# Brownian motion in $n$ dimensions

Consider a particle starting at the origin in $\mathbb{R}^n$ and undergoing Brownian motion. Is there an expression known for the probability of the particle hitting the sphere $S^{n - 1}_r = \{x \in \mathbb{R}^n : \Vert x\Vert = r\}$ within time $t$ (obviously such an expression, if known, will be in terms of $r$ and $t$)? In other words, I am looking for a formula for $\mathbb{P}(\sup _{s \leq t}\Vert B(s)\Vert \geq r)$. Thanks!

• Do you mean rather $P(\sup_{s\leq t}\|B(s)\|\geq r)$? – Serguei Popov Nov 5 '15 at 12:24
• @SergueiPopov Oops, you are right, fixed! – user82390 Nov 5 '15 at 12:29
• @SergueiPopov Though, now that you mention it, isn't there some sort of a connection between $\mathbb{P}(\sup_{s \leq t} \Vert B(s)\Vert \geq r)$ and $\mathbb{P}(\Vert B(t)\Vert \geq r)$? I think in the one-dimensional case it is given by the reflection principle. – user82390 Nov 5 '15 at 12:33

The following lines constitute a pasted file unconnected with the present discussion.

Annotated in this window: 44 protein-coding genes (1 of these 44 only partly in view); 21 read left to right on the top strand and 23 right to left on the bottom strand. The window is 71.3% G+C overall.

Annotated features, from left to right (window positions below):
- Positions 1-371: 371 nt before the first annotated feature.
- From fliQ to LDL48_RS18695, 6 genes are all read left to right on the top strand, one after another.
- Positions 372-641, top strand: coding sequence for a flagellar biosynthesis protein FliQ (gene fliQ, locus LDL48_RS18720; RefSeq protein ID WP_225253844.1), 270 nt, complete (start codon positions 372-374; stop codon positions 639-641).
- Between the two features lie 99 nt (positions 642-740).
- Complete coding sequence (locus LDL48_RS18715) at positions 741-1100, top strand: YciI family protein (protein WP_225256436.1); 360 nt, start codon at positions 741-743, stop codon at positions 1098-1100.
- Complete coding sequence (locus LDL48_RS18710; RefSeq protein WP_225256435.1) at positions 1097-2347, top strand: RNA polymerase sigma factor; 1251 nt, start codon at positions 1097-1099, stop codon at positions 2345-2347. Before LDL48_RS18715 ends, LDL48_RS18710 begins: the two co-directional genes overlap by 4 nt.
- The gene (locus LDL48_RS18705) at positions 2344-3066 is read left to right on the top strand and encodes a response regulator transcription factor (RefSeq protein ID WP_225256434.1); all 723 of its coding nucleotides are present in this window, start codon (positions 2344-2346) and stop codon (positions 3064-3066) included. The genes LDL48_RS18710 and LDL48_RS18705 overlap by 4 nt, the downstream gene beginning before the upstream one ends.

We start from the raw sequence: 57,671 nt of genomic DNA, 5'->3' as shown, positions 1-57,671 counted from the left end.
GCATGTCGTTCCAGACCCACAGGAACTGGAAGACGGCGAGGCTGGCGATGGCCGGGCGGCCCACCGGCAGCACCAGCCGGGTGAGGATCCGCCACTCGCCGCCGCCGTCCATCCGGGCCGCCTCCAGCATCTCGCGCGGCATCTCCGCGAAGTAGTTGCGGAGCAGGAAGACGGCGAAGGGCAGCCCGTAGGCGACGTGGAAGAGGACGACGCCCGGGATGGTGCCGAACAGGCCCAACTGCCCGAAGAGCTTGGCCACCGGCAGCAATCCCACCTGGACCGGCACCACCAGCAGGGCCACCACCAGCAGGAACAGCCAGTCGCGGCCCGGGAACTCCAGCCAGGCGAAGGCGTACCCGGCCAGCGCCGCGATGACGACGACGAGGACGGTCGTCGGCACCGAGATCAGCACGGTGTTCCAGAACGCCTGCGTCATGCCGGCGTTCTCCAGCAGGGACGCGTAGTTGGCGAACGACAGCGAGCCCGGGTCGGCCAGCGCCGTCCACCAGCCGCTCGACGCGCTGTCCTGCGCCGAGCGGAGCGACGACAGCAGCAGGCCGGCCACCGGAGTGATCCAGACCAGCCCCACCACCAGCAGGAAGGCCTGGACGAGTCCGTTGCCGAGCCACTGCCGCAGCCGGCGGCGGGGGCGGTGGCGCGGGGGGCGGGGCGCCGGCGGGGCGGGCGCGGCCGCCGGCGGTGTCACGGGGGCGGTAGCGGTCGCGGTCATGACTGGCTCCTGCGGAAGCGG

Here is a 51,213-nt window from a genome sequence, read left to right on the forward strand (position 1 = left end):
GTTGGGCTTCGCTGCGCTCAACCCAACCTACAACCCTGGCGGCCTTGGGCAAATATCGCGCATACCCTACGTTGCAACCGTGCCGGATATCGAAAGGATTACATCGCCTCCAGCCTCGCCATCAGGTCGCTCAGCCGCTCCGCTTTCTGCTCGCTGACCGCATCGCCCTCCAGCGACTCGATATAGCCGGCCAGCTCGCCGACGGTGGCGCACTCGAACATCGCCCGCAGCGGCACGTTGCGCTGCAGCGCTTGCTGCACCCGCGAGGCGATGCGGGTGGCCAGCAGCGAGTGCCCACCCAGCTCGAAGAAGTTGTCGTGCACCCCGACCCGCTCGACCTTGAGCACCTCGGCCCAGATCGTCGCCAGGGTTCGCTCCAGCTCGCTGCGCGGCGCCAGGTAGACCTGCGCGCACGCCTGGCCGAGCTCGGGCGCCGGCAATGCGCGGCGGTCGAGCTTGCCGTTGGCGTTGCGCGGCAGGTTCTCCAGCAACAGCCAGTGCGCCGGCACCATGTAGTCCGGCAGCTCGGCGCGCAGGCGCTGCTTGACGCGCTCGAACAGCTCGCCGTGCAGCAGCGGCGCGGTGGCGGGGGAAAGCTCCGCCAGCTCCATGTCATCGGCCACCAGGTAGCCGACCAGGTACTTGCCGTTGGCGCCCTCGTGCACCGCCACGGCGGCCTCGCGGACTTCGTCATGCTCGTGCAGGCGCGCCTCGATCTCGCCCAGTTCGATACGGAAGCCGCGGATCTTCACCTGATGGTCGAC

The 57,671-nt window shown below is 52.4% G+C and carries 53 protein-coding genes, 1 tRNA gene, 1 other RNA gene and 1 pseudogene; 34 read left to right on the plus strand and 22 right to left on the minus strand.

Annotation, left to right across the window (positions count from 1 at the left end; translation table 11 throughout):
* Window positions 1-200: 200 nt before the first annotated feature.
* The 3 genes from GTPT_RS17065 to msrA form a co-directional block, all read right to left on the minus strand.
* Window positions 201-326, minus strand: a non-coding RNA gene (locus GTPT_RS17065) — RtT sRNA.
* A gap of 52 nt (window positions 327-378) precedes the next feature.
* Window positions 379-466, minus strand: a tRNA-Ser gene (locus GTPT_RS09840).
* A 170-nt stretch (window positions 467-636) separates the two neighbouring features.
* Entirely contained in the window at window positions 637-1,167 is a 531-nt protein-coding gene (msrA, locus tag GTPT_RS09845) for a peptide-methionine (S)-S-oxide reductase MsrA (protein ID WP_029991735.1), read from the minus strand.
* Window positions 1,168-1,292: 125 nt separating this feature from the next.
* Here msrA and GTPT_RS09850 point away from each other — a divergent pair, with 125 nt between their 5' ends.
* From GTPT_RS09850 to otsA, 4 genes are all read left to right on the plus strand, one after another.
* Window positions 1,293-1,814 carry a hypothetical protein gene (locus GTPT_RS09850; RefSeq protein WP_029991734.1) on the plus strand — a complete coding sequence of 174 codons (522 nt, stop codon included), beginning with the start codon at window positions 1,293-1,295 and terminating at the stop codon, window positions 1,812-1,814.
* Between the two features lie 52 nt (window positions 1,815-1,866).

• Don't know if there is a easy connection between them for Bessel processes. Frankly, I doubt one can find it. – Serguei Popov Nov 5 '15 at 12:36

The process $\|B(t)\|$ is called $n$-dimensional Bessel process (or Bessel process with parameter $\nu=\frac{n}{2}-1$). I think formula $\bf 4$.1.1.4 of Borodin-Salminen "Handbook of Brownian Motion -Facts and Formulae" is what you're looking for.
• @SergueiPopov I will do that, thanks! One quick question, if I may: what does the $x$ in the expression $\mathbb{P}_x(\sup_{0 \leq s \leq t} R^{(n)}_s \geq y)$ denote? Does it mean that the particle starts at the point $x$? – HSM Dec 9 '15 at 11:29